The last time you went to your doctor, did you feel like he listened to you? Did he figure out what's going on and help you feel better? Or did you feel ignored, and left with more questions than answers?
The New Year is the time to make changes in our health. If you feel dissatisfied or frustrated by your care, now is the time to develop a relationship with your doctor to get the care that you need. You may not always have the opportunity to pick the ideal doctor for you, but you can take five key steps to building a great partnership with your doctor:
1. Express your intentions to your doctor. Doctors aren't mind readers, and are probably used to patients being passive participants in their healthcare. No matter if this is a new doctor that you're meeting for the first time in the E.R., or one that you've had a relationship with for a while, state clearly at the beginning of your visit to her that you want to be involved as a partner in your own decision-making process. Ask to share in her thought process. Inquire about what it is she thinks you have, and respectfully ask for your diagnosis. Say that you want to be involved in figuring out what you have and what to do.
2. Help your doctor help you. Studies show that most diagnoses can be made by understanding the story -- the history of your illness. Yet, one of the most frequent complaints patients have is that their doctors don't listen to them. No doubt, there are limitations and pressures on the doctor's time, but neglecting to listen to you will result in misdiagnoses. You can help make sure your doctor listens to you by telling a good story. Begin at the beginning and proceed chronologically. Provide context, such as how it affected your life. Write down key details so you don't forget, and rehearse it to your friends.
3. Ask about every test that is ordered. Every test should be done for a specific reason. Doing a "screening test" without a purpose is like fingerprinting the entire city to search for a suspect -- it's ineffective and likely to end up with confusing results. Not to mention that every test, even the basic blood draw, has potential harms. Many times, doctors will order tests out of reflex, but you should ask what labs, x-rays, CTs, MRIs, etc, are looking for. How is the test going to change your management? Is it necessary? What are the possible harms? What are the alternatives?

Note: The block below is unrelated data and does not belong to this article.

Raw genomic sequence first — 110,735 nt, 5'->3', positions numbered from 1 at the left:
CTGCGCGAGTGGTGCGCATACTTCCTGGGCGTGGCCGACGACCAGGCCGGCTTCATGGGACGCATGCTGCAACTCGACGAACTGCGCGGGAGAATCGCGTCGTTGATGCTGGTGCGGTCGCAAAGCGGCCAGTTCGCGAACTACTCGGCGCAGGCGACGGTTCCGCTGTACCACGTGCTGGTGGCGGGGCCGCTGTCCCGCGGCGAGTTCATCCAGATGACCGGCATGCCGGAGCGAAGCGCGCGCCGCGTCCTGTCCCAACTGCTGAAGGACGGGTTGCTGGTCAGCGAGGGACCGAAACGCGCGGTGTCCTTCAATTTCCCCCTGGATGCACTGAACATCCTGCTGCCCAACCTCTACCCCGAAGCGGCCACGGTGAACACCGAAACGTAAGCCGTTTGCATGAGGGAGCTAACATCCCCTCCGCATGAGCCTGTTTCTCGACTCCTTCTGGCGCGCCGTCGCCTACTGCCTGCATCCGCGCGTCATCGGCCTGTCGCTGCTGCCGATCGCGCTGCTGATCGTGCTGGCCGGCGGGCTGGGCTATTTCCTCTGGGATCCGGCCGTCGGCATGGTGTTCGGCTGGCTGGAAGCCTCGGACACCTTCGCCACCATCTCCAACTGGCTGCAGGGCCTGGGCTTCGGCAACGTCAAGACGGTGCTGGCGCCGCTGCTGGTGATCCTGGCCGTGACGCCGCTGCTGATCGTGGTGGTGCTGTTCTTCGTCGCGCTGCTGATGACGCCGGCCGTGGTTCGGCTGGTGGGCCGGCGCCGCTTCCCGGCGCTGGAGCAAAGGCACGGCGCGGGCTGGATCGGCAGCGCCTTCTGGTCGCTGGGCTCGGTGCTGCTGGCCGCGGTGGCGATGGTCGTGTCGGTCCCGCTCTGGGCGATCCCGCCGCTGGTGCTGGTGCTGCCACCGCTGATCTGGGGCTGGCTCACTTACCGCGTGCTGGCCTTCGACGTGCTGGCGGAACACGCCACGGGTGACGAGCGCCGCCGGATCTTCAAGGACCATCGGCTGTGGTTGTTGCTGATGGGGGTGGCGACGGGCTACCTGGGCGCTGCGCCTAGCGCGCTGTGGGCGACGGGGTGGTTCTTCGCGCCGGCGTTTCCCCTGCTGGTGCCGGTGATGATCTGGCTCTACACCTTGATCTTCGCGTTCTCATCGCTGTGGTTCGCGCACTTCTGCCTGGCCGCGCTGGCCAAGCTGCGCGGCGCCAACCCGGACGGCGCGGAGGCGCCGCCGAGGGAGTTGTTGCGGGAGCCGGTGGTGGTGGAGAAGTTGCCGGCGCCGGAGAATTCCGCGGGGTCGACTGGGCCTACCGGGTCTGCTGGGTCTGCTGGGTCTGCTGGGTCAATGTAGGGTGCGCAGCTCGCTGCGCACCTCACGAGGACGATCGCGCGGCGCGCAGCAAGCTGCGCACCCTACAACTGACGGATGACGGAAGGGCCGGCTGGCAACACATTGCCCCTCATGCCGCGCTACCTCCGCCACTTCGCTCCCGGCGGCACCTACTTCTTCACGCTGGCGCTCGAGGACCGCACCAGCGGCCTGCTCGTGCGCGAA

4. Use the diagnosis to guide decision-making. Before you leave the doctor, you should always have a diagnosis -- or at least several very likely diagnoses. The treatment should be targeted to the diagnosis; otherwise, what is it being done for? Ask about what comes next. Perhaps there are two or three possible diagnoses; what is going to be done to try to narrow this down? What's the natural course of the illness; what should you expect and what can you do to start feeling better? Prepare and ask questions before you leave the doctor.
5. Practice every single time you go to your doctor. When you're really sick, you can't begin to think about how to figure out a partnership with your doctor. If you're having a pounding headache, or crushing chest pain, the last thing you want to do is to think about how to ask for your diagnosis. Or if it's your elderly parent or your child, you feel their pain and anguish -- you can't begin to think about a new way of being the patient. That's why the key is to practice now, in every single medical encounter, even a visit to urgent care for a sore throat or an annual check-up. In fact, it's during these low-stress situations that you can really build your partnership with your doctor. Taking control of your health and making sure your doctor is your partner is like learning CPR; you can't wait until you really need it to learn how to do it; you have to practice it now for when you really need the skills.
You may be dissatisfied and frustrated by the way your medical care is today, but there is a way to make it better. You hold the key to transforming your health, beginning with establishing a solid partnership with your doctor. I discuss more tips in my new book, When Doctors Don't Listen: How to Avoid Misdiagnoses and Unnecessary Tests. Try it on your next doctor's visit, and build your partnership for better care.
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